SF: My favorite short came near the end of the evening. A documentary in the best sense of the word, “Anthony: Portrait of a Boxer” takes an intimate look at Anthony Sims, Jr., a boxer from Indiana making a name for himself in the world of professional punching. Filmmakers Indi Jackson and Austin Burgett followed Sims Jr. to the gym and the ring, giving the most richly human depiction of the night. They treat Sims with respect but never suffocate his clear passion and drive, leaving him space to speak to his family and his passion. The icing on the cake is some of the most tender camerawork of the festival. Above all, the film is honest, true to its subject and a real delight for the viewers who partake — if for a mere 10 minutes — in Sims’ apparent passion for life.
NL: I was stunned at just how violent the punches thrown in “Anthony: Portrait of a Boxer” were. You could hear the nylon of the glove impacting upon flesh, limp bodies of flesh pounding the canvas and, most of all, the gasps of audience members learning just what it means to be a fighter.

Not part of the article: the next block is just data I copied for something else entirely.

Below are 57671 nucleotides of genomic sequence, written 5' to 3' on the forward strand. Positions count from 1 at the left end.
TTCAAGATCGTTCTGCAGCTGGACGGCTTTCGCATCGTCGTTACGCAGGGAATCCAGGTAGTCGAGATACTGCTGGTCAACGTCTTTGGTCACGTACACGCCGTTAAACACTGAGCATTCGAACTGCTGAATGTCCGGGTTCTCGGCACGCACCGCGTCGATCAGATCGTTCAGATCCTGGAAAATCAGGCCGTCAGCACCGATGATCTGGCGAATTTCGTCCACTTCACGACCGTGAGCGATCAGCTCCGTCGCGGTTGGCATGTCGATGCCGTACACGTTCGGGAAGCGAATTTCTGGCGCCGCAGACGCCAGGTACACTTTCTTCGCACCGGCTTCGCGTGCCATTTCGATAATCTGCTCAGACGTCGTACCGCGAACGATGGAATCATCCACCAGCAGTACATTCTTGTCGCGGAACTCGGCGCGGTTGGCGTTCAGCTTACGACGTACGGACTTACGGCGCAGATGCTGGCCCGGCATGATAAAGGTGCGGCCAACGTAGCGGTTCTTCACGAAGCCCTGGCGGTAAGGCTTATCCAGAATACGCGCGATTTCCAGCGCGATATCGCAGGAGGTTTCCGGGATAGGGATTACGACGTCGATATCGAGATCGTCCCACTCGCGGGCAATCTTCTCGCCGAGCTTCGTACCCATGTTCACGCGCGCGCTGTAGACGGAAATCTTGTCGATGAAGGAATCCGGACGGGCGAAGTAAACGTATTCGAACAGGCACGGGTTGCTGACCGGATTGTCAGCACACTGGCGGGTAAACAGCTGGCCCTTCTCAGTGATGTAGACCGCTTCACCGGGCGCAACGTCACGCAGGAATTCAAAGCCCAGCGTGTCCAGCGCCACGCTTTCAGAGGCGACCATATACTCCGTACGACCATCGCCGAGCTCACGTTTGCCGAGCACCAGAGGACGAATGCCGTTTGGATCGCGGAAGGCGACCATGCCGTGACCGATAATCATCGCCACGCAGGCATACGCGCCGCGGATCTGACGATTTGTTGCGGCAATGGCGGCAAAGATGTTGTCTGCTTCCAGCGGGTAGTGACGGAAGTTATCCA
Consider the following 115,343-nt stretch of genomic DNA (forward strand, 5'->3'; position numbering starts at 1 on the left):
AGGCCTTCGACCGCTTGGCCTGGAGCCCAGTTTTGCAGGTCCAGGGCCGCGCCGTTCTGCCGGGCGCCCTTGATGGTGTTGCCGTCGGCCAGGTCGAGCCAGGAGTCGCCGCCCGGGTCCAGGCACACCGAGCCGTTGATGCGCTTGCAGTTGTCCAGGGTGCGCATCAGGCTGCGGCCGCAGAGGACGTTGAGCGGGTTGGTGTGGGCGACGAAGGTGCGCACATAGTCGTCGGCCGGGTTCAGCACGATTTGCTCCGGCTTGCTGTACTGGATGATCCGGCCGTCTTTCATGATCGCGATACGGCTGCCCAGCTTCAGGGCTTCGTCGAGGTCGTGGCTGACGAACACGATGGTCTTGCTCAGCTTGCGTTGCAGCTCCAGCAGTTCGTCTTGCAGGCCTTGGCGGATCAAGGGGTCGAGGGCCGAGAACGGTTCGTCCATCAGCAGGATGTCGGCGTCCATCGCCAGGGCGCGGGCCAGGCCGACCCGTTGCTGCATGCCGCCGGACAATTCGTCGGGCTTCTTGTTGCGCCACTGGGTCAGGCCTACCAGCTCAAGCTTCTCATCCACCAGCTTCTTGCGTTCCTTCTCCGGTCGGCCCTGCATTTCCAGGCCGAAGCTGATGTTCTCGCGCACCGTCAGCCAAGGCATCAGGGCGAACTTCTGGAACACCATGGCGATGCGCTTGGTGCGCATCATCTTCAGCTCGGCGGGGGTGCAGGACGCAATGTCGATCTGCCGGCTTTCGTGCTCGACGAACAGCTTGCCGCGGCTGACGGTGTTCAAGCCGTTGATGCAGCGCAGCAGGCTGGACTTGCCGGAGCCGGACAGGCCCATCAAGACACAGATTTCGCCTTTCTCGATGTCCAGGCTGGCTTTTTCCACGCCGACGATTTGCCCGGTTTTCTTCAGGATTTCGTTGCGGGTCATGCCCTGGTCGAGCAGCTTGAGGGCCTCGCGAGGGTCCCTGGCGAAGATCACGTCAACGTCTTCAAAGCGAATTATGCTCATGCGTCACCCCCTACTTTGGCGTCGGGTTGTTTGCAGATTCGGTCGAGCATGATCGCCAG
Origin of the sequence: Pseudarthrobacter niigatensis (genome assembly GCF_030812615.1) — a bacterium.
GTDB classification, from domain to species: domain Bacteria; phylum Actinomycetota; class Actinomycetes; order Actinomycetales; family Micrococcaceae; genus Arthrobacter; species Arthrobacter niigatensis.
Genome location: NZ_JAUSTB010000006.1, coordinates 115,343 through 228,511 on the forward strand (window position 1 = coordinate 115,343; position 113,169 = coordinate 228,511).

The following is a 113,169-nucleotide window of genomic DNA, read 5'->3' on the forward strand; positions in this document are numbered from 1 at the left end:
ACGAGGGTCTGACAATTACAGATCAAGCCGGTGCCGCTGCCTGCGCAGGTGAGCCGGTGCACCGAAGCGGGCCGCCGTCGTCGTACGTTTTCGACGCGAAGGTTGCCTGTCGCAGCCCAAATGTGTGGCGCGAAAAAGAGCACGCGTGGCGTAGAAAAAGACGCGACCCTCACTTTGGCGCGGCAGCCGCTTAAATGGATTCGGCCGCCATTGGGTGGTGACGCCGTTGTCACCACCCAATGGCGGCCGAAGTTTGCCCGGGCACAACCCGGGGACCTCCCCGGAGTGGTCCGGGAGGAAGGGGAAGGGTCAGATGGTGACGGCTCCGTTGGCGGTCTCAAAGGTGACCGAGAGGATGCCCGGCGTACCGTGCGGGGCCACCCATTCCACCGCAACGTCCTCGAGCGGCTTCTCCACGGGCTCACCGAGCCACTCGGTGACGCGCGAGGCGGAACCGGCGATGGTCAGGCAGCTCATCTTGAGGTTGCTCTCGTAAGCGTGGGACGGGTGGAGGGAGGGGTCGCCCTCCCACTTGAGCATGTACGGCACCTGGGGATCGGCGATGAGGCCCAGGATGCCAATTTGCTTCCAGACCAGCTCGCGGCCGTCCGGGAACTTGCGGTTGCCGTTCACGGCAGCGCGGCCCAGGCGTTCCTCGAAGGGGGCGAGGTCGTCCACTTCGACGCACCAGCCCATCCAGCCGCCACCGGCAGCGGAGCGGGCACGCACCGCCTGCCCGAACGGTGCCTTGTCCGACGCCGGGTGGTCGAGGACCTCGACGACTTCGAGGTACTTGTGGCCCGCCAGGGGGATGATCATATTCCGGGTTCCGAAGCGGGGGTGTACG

Some of my favorite moments of the recently released “Creed” focused on Adonis Creed’s mother, Mary Anne, and her struggle with sending her son into the ring. I have to say, seeing the Sims family hug and kiss Anthony before he stepped into the ring — seeing the real thing— undermined my appreciation of “Creed.” With quick jokes and a whole lot of spit, Anthony Sims managed to put the heavyweight blockbuster on the ropes. Credit Jackson and Burgett, who wisely refrained from attempting to squeeze Sims into a clichéd narrative arc, opting instead for a lucid sketch of a man’s life in a brisk 10 minutes. In fact, when Jackson and Burgett showed 10-year-old boys training at Sims’ gym, you remember the heartache of Anthony’s mother when he stepped into the ring, and you realize this wonderful short is about a lifestyle as much as it is about a single life.